Les Miserables

Author: Victor Hugo  | Date: 1862



AS the cathedral clock struck two, Jean Valjean awoke.

What awakened him was, too good a bed. For nearly twenty years he had not slept in a bed, and, although he had not undressed, the sensation was too novel not to disturb his sleep.

He had slept something more than four hours. His fatigue had passed away. He was not accustomed to give many hours to repose.

He opened his eyes, and looked for a moment into the obscurity about him, then he closed them to go to sleep again.

When many diverse sensations have disturbed the day, when the mind is preoccupied, we can fall asleep once, but not a second time. Sleep comes at first much more readily than it comes again. Such was the case with Jean Valjean. He could not get to sleep again, and so, he began to think.

He was in one of those moods in which the ideas we have in our minds are perturbed. There was a kind of vague ebb and flow in his brain. His oldest and his latest memories floated about pell mell, and crossed each other confusedly, losing their own shapes, swelling beyond measure, then disappearing all at once, as if in a muddy and troubled stream. Many thoughts came to him, but there was one which continually presented itself, and which drove away all others. What that thought was, we shall tell directly. He had noticed the six silver plates and the large ladle that Madame Magloire had put on the table.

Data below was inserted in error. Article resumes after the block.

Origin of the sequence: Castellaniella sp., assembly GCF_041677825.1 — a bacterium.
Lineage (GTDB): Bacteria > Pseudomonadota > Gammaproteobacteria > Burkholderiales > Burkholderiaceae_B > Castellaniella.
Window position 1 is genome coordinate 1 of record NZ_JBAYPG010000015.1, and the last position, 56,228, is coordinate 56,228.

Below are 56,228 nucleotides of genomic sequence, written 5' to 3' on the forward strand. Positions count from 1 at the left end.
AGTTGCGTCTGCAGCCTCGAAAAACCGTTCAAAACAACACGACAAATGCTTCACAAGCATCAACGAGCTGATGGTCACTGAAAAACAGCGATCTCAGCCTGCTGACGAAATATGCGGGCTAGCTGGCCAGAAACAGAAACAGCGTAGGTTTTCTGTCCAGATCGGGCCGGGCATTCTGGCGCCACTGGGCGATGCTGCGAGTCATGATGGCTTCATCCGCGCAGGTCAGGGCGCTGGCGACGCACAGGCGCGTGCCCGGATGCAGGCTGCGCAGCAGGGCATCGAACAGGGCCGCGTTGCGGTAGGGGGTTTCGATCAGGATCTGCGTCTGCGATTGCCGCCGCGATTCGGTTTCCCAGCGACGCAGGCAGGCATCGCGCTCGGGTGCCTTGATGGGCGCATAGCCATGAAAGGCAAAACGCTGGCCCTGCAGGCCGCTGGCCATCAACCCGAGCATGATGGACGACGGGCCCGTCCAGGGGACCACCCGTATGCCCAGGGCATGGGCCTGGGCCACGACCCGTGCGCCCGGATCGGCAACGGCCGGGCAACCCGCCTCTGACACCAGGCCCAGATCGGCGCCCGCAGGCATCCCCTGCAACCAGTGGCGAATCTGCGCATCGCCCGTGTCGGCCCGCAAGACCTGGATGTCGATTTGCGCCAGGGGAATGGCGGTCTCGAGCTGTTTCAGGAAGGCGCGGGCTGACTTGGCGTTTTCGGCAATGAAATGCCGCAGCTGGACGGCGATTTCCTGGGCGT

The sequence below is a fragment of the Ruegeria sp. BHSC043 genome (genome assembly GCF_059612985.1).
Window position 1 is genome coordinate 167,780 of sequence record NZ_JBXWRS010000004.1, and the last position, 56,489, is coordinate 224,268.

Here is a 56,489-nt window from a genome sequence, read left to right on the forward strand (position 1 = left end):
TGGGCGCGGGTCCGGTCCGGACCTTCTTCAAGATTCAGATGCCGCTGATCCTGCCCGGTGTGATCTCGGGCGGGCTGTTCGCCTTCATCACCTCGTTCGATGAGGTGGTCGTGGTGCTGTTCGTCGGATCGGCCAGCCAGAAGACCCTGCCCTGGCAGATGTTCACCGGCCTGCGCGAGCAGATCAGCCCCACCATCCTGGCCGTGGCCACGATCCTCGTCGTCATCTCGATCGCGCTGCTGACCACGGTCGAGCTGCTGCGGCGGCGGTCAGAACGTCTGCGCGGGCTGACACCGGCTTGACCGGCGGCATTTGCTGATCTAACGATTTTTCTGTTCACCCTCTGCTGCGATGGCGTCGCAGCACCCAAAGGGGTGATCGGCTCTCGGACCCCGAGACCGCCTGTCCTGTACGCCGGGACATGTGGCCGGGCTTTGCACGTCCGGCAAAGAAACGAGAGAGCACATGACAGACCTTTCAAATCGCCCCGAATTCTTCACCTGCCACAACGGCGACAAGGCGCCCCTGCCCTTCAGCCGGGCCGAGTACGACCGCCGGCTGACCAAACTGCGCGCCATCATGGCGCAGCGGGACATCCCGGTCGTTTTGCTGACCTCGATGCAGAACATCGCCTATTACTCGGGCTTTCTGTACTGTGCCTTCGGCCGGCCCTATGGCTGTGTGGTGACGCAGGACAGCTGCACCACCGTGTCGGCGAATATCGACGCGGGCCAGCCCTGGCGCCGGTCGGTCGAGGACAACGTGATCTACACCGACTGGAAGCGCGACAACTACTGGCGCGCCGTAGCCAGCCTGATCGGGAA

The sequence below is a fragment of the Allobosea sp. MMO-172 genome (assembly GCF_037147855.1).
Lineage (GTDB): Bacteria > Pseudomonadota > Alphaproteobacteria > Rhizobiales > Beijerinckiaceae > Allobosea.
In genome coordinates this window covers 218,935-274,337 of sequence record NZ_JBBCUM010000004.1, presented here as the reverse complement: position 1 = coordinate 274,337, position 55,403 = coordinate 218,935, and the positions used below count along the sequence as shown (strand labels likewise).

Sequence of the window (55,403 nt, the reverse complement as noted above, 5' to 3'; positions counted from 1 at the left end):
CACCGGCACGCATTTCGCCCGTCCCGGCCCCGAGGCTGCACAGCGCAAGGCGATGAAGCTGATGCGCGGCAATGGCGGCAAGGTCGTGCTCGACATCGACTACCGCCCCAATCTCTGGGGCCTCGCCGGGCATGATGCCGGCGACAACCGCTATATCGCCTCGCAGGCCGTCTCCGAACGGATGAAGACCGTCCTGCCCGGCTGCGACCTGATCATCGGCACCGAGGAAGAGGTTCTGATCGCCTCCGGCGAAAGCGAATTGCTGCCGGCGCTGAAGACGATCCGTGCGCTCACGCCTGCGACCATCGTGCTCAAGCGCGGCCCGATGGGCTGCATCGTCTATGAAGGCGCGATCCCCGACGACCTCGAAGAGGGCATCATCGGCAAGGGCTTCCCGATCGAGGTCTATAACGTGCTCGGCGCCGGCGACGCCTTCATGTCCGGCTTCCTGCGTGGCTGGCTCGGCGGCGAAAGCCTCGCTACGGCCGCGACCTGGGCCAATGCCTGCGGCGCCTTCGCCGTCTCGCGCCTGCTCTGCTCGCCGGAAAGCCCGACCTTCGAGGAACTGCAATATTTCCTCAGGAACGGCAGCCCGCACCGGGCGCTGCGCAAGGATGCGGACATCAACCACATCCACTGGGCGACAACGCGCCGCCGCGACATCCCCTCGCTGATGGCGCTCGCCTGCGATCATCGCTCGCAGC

Those six silver plates took possession of him. There they were, within a few steps. At the very moment that he passed through the middle room to reach the one he was now in, the old servant was placing them in a little cupboard at the head of the bed. He had marked that cupboard well: on the right, coming from the dining-room They were solid; and old silver. With the big ladle, they would bring at least two hundred francs, double what he had got for nineteen years’ labour. True; he would have got more if the "government " had not "(r)robbed " him.